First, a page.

If you are following Labiotech, you’ll have noticed that there is frequent news about exciting ATMPs (cell or genes therapies) under development. But why have only a few of them reached the market?

Only 8 Advanced Therapy Medicinal Products (ATMPs) – that is, cell and genes therapies – have been approved in Europe, most recently Zalmoxis from MolMed in 2016. As a refresher, the figure below summarises the approved products since 2009, when Tigenix blazed the trail to EU approval with its adipose-derived stem cell therapy. UniQure’s Glybera followed 3 years later as the first gene therapy approved worldwide. Despite this progress, there hasn’t been the wave of new therapies that you might imagine following the development of CRISPR, the ‘scientific discovery of the century’.


So why are so few products reaching the market?

It’s a bit too soon to be expecting results — many of these technologies are brand new! CRISPR is only a few years old, and decades-old discoveries are only just reaching the market. For example, the development of Strimvelis from took more than 20 years! Tigenix was founded in 2000, and it only successfully brought Chondrocelect to market in 2009 – 9 years isn’t bad! As it turns out, this is a fairly standard timeline for bringing a drug to market.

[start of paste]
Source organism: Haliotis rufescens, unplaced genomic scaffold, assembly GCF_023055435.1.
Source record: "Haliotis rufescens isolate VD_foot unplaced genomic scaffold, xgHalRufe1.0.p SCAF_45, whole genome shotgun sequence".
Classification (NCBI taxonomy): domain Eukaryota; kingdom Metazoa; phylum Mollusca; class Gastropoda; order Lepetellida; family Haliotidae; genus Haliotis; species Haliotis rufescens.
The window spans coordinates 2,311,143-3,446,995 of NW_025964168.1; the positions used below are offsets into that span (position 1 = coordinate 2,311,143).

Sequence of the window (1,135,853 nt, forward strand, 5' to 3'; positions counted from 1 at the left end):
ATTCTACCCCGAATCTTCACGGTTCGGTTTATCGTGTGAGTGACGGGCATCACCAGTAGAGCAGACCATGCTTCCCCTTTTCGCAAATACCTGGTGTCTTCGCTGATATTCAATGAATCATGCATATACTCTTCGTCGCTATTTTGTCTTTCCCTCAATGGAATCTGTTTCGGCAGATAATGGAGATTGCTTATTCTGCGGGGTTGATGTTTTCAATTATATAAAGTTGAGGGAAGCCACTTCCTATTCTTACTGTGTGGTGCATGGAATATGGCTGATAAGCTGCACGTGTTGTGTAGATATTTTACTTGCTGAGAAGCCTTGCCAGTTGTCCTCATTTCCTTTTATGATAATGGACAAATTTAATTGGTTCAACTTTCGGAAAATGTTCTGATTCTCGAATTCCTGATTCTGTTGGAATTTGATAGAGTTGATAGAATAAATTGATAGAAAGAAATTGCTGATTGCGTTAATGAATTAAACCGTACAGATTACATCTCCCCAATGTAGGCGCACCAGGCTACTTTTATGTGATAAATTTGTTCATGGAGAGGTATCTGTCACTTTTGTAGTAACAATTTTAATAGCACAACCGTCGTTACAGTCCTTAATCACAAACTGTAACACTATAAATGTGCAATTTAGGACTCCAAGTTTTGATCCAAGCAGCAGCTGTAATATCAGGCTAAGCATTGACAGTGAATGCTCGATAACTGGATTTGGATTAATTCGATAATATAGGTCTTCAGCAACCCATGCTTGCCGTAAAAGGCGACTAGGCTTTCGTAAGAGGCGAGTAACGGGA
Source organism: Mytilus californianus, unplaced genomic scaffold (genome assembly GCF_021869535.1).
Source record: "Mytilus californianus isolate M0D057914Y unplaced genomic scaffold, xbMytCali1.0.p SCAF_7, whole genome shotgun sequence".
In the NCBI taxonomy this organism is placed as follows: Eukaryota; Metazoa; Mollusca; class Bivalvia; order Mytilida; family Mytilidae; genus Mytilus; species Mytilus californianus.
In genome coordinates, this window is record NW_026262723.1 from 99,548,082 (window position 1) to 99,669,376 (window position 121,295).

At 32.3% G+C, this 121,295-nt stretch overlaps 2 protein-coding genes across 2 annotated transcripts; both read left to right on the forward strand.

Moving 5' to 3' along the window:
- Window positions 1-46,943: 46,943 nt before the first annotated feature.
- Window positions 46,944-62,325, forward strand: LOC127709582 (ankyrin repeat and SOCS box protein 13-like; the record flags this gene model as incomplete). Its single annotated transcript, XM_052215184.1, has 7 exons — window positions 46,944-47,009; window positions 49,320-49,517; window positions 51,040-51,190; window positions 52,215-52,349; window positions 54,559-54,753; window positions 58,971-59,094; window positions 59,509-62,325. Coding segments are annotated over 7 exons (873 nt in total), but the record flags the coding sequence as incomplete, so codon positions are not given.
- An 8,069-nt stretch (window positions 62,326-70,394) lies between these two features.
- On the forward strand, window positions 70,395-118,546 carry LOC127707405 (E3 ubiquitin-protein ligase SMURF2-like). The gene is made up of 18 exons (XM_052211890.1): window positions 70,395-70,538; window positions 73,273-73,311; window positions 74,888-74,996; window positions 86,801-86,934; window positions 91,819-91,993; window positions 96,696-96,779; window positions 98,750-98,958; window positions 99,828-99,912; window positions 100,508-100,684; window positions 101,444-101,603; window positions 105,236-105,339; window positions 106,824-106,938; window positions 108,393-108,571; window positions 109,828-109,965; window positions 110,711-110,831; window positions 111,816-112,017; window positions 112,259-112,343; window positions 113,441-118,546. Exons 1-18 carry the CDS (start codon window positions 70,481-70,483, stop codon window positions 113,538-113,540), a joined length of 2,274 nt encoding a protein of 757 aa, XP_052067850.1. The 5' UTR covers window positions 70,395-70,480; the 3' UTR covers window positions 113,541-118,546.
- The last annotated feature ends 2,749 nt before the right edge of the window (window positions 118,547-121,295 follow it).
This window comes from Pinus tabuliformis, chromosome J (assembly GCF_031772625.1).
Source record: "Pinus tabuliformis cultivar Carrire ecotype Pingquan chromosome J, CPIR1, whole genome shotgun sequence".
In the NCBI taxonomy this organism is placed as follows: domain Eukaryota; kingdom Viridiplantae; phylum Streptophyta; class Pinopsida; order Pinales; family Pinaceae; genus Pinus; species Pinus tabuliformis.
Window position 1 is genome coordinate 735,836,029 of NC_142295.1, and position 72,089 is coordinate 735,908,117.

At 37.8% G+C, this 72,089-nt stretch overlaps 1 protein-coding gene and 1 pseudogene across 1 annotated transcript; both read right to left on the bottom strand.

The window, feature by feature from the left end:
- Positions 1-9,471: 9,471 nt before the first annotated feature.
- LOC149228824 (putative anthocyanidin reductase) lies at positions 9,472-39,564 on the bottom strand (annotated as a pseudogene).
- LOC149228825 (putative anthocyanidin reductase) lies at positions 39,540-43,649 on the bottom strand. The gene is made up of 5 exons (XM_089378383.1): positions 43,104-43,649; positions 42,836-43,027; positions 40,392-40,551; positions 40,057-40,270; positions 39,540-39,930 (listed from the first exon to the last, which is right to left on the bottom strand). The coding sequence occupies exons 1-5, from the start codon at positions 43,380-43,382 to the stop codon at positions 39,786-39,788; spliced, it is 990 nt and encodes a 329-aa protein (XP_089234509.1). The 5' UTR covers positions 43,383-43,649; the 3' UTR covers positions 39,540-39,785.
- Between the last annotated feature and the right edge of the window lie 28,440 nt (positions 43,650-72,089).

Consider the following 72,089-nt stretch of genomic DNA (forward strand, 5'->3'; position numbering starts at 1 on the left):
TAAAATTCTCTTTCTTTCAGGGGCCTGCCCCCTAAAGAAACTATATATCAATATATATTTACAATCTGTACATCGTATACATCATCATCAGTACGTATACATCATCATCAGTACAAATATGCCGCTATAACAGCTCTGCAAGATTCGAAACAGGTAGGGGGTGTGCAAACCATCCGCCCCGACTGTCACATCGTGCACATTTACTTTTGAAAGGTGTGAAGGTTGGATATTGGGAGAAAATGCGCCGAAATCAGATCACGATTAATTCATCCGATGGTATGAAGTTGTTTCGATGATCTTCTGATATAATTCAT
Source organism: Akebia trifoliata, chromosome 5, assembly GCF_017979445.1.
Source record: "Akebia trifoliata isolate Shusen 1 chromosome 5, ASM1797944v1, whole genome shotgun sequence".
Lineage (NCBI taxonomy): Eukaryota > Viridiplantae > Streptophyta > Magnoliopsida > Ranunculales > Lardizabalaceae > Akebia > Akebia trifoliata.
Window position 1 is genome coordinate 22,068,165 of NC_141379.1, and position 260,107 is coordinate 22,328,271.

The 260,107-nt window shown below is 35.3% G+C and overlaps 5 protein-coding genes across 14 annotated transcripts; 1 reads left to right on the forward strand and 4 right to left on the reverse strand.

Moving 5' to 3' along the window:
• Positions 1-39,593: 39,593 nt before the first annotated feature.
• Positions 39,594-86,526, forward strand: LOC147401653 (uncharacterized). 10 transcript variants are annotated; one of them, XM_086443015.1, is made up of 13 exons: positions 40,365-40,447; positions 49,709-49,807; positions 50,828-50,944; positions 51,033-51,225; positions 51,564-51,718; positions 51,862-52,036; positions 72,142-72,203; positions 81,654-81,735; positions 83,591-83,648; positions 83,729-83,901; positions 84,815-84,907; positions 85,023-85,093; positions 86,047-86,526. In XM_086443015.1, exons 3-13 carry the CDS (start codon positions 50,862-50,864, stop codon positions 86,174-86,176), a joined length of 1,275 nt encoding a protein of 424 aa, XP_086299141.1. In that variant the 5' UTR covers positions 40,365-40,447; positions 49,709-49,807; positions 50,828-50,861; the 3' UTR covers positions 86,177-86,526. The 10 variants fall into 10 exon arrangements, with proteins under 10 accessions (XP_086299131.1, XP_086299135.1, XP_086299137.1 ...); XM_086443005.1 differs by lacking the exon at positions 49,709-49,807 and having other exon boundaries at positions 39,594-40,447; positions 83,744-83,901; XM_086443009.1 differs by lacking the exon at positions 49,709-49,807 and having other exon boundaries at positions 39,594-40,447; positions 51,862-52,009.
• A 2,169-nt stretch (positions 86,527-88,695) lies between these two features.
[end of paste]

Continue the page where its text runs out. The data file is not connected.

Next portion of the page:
Holoclar might seem like an exceptional case with a one-year turnaround: research and development started around 1996 and first clinical results were published in 1997! In reality, Graziella Pellegrini reports the product was under development for 25 years, demonstrating that R&D takes time and hype induced by media coverage (fortunately) doesn’t accelerate the market access.

If the time scale weren’t daunting enough, R&D also burns cash quickly! If you want to scare your investors, show them this map of all the money sinkholes along the drug development pathway:


In 2015, public and private companies raised $10 billion, and about 70 treatments are in late-stage testing.” Technology Review

One of the largest investments is into the satisfaction of quality, safety and efficacy standards set by the authorities, and this department seems to represent one of the biggest challenges for developers. When regulations for ATMPs were first released, it appeared that authorities and researchers were on different wavelengths: as Pellegrini remembers, “In 2007, new European Union (EU) regulations on advanced therapies came in, which added more — very frustrating — years to the development […] it seemed that we had to start from scratch.”